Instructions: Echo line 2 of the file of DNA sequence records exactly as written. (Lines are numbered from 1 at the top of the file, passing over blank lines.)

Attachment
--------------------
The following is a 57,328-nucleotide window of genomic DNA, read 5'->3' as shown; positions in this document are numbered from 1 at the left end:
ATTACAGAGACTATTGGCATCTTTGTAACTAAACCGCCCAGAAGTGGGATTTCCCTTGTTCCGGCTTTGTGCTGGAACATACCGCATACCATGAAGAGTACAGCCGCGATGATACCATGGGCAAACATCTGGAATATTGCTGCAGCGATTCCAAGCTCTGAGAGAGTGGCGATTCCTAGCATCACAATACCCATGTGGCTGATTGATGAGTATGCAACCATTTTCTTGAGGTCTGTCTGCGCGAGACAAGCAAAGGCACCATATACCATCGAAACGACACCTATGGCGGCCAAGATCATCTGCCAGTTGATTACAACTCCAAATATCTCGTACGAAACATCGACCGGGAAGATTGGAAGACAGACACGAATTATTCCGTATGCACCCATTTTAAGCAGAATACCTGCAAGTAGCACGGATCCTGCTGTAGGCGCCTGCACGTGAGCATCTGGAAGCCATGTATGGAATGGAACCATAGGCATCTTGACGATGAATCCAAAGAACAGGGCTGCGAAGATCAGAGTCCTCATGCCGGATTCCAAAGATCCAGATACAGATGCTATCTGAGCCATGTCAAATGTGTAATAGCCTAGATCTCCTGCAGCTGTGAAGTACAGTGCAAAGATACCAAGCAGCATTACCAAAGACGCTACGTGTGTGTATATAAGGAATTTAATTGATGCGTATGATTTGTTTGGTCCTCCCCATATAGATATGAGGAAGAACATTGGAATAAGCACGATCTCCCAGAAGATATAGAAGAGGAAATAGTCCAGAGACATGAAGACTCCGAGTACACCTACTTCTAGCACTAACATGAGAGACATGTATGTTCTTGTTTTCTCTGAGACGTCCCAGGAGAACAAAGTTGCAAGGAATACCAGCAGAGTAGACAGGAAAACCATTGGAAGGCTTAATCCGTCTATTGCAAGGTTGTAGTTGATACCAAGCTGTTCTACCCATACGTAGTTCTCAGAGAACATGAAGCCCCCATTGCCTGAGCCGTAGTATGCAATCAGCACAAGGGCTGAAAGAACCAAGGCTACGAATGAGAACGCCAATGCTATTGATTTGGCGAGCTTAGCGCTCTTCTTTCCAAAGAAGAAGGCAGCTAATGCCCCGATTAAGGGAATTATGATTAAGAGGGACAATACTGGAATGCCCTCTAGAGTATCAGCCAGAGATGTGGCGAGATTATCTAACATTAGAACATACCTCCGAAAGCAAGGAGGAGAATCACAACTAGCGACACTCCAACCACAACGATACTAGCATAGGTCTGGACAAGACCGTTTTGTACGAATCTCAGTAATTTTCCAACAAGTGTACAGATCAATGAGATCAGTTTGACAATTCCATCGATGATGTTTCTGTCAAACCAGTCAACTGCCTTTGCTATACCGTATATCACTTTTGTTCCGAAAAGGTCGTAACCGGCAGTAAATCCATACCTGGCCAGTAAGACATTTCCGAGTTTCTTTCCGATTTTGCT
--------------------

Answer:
ATTACAGAGACTATTGGCATCTTTGTAACTAAACCGCCCAGAAGTGGGATTTCCCTTGTTCCGGCTTTGTGCTGGAACATACCGCATACCATGAAGAGTACAGCCGCGATGATACCATGGGCAAACATCTGGAATATTGCTGCAGCGATTCCAAGCTCTGAGAGAGTGGCGATTCCTAGCATCACAATACCCATGTGGCTGATTGATGAGTATGCAACCATTTTCTTGAGGTCTGTCTGCGCGAGACAAGCAAAGGCACCATATACCATCGAAACGACACCTATGGCGGCCAAGATCATCTGCCAGTTGATTACAACTCCAAATATCTCGTACGAAACATCGACCGGGAAGATTGGAAGACAGACACGAATTATTCCGTATGCACCCATTTTAAGCAGAATACCTGCAAGTAGCACGGATCCTGCTGTAGGCGCCTGCACGTGAGCATCTGGAAGCCATGTATGGAATGGAACCATAGGCATCTTGACGATGAATCCAAAGAACAGGGCTGCGAAGATCAGAGTCCTCATGCCGGATTCCAAAGATCCAGATACAGATGCTATCTGAGCCATGTCAAATGTGTAATAGCCTAGATCTCCTGCAGCTGTGAAGTACAGTGCAAAGATACCAAGCAGCATTACCAAAGACGCTACGTGTGTGTATATAAGGAATTTAATTGATGCGTATGATTTGTTTGGTCCTCCCCATATAGATATGAGGAAGAACATTGGAATAAGCACGATCTCCCAGAAGATATAGAAGAGGAAATAGTCCAGAGACATGAAGACTCCGAGTACACCTACTTCTAGCACTAACATGAGAGACATGTATGTTCTTGTTTTCTCTGAGACGTCCCAGGAGAACAAAGTTGCAAGGAATACCAGCAGAGTAGACAGGAAAACCATTGGAAGGCTTAATCCGTCTATTGCAAGGTTGTAGTTGATACCAAGCTGTTCTACCCATACGTAGTTCTCAGAGAACATGAAGCCCCCATTGCCTGAGCCGTAGTATGCAATCAGCACAAGGGCTGAAAGAACCAAGGCTACGAATGAGAACGCCAATGCTATTGATTTGGCGAGCTTAGCGCTCTTCTTTCCAAAGAAGAAGGCAGCTAATGCCCCGATTAAGGGAATTATGATTAAGAGGGACAATACTGGAATGCCCTCTAGAGTATCAGCCAGAGATGTGGCGAGATTATCTAACATTAGAACATACCTCCGAAAGCAAGGAGGAGAATCACAACTAGCGACACTCCAACCACAACGATACTAGCATAGGTCTGGACAAGACCGTTTTGTACGAATCTCAGTAATTTTCCAACAAGTGTACAGATCAATGAGATCAGTTTGACAATTCCATCGATGATGTTTCTGTCAAACCAGTCAACTGCCTTTGCTATACCGTATATCACTTTTGTTCCGAAAAGGTCGTAACCGGCAGTAAATCCATACCTGGCCAGTAAGACATTTCCGAGTTTCTTTCCGATTTTGCT